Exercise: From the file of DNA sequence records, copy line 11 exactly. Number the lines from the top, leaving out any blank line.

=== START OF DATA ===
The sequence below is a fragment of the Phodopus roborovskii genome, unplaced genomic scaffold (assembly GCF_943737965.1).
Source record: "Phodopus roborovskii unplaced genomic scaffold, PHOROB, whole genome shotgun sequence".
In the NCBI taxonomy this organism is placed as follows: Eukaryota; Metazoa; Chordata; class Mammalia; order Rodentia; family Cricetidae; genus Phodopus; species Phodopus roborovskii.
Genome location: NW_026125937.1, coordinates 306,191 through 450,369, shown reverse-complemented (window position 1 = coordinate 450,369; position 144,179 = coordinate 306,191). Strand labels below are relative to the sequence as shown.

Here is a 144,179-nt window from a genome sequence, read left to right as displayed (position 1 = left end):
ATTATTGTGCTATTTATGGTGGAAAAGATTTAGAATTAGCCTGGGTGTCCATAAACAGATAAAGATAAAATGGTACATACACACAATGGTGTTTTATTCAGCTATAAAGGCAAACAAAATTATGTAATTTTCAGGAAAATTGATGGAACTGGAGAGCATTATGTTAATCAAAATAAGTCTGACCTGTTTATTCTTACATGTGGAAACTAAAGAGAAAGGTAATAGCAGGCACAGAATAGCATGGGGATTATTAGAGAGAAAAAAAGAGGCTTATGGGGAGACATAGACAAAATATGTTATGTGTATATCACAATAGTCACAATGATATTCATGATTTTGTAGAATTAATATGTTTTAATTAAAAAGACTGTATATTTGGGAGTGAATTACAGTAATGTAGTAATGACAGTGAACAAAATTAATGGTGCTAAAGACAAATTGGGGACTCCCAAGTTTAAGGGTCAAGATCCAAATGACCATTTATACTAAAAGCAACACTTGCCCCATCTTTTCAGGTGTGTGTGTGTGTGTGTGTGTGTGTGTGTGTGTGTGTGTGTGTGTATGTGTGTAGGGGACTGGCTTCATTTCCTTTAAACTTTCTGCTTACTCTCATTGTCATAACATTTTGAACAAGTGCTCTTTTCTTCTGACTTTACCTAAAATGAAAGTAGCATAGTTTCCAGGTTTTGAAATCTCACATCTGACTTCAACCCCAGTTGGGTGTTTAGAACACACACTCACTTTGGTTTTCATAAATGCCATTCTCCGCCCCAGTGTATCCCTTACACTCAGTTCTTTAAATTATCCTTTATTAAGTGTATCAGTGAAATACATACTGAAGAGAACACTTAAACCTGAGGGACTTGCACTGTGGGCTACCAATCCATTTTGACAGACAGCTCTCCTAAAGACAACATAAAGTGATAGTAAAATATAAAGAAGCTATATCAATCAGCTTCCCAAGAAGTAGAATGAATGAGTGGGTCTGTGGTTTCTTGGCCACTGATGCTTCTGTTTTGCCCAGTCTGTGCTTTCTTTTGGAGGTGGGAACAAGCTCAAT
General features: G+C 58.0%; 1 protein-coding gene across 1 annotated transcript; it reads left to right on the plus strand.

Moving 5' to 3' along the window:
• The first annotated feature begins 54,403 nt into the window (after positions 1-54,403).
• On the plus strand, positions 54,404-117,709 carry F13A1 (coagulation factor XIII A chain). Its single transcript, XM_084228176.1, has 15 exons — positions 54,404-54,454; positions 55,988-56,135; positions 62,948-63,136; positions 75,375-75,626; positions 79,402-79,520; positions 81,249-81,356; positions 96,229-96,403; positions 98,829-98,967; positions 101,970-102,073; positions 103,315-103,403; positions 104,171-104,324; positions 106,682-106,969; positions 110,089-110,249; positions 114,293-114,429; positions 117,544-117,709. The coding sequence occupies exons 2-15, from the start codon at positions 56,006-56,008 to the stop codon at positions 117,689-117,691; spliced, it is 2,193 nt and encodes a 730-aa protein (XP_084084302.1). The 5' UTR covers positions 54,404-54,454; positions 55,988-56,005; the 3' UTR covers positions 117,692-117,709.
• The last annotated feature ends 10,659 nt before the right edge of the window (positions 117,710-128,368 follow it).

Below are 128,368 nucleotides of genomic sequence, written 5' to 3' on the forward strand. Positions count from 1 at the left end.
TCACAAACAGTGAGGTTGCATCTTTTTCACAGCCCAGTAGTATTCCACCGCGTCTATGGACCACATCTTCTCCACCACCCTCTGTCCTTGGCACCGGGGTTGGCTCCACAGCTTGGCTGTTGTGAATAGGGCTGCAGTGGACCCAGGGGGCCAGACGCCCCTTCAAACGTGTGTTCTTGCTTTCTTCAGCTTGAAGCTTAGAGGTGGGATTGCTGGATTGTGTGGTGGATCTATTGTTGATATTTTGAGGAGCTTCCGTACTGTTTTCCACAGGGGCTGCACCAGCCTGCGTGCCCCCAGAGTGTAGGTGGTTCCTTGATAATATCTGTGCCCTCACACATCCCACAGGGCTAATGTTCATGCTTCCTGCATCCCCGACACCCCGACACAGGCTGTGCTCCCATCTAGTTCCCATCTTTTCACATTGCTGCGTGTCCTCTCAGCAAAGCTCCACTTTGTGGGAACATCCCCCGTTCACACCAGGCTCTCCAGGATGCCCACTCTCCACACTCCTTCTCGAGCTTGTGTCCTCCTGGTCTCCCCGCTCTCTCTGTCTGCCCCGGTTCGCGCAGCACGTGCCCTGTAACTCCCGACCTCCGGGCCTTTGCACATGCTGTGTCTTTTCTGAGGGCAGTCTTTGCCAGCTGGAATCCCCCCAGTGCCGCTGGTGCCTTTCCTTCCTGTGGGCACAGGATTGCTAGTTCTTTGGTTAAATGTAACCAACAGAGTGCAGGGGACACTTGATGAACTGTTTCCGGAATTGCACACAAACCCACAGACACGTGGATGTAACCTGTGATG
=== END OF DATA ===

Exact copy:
• The last annotated feature ends 10,659 nt before the right edge of the window (positions 117,710-128,368 follow it).